19. The only people who were in attendance at their wedding were the officiant, who had to take a knee during the ceremony because he had issues with his heart, and the photographer. Their cat was also in attendance. After the ceremony the couple ordered room service from a nearby hotel and were in bed by 9:30 p.m.

20. Two months after the couple married, Miller struck his wife in the left eye with a golf ball — an accident that resulted in 50 stitches and vision damage that may leave her with a permanent impairment.

21. His wife (who is 10 years younger than him) is a beach volleyball player. She played at University of California, Berkeley and turned pro in 2011.

22. Miller had a regulation-size sand volleyball court built in their backyard so he could help coach his wife.

23. Miller sold the houseboat they were married on for a house in Coto de Caza, a 5,000-acre gated community in Southern California where his wife grew up in a well-to-do family. (Her first car was a Mercedes. A vast difference from his upbringing where his parents were said to have made less than $600 one year.)

24. He was once quoted as saying that he is so much happier watching his wife play sports than doing them himself. And the day she wins an Olympic medal, he’ll be right next to her — probably trying to get the medal around his own neck.

I love spending time with my littles. #NeesynNateandNash

A photo posted by Bode Miller (@millerbode) on


25. Just like his parents, who weren’t 9-5ers, Miller said he could see himself being a stay at home dad.

26. While skiing down the headwall of a ravine on Mount Washington in New Hampshire at 13, he triggered an avalanche, and barely made it out alive.

27. After leaving the Torino 2006 Olympic Winter Games without a medal, Miller left the U.S. Ski and Snowboard Association for two years.

28. Has been known to train by himself — even building a makeshift gym in an old barn on his family’s property with the help of his uncle.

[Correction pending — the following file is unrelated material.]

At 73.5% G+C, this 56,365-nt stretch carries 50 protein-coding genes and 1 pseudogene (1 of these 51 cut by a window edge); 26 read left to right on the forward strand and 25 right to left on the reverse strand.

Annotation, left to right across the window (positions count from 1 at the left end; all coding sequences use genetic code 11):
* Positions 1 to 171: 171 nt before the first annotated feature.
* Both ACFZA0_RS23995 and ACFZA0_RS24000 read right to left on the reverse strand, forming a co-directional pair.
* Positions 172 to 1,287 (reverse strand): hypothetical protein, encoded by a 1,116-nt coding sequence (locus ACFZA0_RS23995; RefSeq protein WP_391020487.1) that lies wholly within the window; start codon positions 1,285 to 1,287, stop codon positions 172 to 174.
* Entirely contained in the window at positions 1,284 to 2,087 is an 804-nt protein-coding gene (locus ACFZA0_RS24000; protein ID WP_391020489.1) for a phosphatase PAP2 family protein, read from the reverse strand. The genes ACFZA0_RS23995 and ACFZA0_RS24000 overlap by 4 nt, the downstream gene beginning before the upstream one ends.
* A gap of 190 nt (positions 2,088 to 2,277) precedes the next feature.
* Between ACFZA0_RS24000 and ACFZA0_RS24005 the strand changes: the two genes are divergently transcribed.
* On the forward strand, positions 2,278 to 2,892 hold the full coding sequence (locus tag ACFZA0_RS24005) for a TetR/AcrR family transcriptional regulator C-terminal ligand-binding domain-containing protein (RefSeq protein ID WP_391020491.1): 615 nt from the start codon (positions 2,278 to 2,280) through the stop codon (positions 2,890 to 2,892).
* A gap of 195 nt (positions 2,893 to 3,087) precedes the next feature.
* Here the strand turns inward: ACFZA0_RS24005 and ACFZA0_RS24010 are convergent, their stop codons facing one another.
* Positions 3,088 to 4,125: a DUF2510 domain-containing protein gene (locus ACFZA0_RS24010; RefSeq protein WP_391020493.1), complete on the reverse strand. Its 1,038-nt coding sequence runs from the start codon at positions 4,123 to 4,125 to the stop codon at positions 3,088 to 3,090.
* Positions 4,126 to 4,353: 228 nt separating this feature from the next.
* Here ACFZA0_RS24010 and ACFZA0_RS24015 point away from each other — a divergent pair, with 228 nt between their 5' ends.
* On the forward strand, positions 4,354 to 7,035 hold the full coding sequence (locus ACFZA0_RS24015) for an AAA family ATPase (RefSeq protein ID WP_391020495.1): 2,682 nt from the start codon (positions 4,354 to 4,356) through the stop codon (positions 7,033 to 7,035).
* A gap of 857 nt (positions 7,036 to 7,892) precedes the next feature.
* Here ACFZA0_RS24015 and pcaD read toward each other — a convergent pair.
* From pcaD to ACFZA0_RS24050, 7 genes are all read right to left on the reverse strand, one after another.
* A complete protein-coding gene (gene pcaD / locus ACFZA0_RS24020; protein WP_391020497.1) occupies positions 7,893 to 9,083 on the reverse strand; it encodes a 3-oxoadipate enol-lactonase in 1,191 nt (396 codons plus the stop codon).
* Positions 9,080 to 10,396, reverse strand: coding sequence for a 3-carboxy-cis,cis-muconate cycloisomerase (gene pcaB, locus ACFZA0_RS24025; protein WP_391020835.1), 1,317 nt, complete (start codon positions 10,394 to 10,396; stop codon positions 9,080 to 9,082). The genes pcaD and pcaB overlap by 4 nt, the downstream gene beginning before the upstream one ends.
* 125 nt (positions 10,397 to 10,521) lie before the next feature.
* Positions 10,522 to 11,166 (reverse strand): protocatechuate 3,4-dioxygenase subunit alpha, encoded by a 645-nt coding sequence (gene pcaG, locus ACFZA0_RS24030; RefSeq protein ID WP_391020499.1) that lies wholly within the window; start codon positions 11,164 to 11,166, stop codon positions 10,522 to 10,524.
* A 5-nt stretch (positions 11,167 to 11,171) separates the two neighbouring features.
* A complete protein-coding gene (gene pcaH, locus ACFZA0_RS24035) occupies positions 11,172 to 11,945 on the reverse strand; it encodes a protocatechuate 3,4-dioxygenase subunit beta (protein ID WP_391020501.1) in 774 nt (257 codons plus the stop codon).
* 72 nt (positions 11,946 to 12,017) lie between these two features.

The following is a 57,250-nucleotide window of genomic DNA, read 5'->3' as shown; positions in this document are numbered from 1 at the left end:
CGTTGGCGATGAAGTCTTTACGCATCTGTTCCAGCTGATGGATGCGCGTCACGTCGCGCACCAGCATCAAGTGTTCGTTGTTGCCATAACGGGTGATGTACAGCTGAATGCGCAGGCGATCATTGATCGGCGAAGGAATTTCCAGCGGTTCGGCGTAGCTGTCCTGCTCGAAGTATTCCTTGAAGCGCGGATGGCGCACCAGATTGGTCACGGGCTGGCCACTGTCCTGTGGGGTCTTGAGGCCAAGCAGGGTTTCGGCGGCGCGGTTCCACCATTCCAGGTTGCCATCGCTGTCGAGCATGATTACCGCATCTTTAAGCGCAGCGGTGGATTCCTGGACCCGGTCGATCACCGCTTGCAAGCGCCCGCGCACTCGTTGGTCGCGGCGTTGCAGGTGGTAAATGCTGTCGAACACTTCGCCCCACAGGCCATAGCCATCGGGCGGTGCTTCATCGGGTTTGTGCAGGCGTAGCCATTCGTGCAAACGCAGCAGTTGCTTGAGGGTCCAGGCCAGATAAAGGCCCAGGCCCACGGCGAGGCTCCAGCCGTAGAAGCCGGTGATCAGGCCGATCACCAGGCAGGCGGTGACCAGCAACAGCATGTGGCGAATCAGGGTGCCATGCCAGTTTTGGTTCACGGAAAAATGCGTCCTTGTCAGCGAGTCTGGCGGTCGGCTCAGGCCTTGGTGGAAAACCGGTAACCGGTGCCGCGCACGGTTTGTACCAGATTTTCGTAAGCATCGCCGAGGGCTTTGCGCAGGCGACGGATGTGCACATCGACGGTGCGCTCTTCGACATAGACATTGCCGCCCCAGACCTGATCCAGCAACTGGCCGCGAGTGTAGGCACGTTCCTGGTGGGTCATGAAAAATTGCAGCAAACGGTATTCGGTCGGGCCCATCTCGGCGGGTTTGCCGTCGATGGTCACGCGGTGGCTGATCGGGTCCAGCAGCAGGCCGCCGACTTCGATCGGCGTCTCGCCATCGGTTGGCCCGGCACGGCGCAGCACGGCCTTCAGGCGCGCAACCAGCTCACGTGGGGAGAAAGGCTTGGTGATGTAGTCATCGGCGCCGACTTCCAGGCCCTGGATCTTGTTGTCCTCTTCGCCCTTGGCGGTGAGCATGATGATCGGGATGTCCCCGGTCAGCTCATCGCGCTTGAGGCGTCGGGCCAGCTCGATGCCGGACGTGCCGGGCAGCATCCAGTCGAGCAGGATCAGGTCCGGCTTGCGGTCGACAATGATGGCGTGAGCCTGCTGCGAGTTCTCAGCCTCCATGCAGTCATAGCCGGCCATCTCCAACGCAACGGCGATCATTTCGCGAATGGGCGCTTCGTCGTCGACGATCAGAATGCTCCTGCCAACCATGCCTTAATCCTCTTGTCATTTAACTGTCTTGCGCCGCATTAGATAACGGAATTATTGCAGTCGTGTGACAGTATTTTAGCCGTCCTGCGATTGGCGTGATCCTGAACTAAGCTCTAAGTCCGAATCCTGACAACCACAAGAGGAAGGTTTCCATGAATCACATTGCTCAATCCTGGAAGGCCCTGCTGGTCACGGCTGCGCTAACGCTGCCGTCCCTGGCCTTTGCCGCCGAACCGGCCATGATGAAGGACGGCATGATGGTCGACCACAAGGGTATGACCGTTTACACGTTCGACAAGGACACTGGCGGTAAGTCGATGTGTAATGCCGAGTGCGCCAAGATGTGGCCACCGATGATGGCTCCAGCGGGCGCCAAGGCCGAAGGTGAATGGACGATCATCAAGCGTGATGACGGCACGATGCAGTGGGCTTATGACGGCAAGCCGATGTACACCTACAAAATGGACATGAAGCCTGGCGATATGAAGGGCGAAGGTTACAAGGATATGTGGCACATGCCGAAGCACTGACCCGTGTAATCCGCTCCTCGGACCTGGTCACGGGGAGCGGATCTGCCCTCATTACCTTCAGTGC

29. He has won so many trophies and cups that on occasion he uses them to marinate one of his two favorite foods: chicken wings.

30. His other favorite food is burgers.

31. He has not made an official announcement in regards to retiring, but he did say he has decided to not ski this season — which gets underway later this month.

32. When he’s done with competitive skiing, he wants to train racehorses.

33. He is an avid fan of horses and hasn’t missed a Kentucky Derby since 1999.

34. He once had a dream about a horse he had never met and later went on to buy it. It is one of the eight horses he currently owns.

35. In his family’s Secret Santa exchange last year, his dad got him a wood chime made from horseshoes and a coffee-table book about horses.

36. At the 2005 world championships, he lost one of his skis while going 75 mph and continued down the course on one ski.

37. In his autobiography, he admitted to shielding himself from what people say about him. He said, “newspapers depress me, television is stupefying, and radio is full of bad music and people who talk more than they think.” Because of that, he said his house is low-tech. “It keeps me sane.”

38. He became so known for his big crashes and big wins on the slopes and big controversies off the course that his coaches used to refer to him as “The Bode Show.”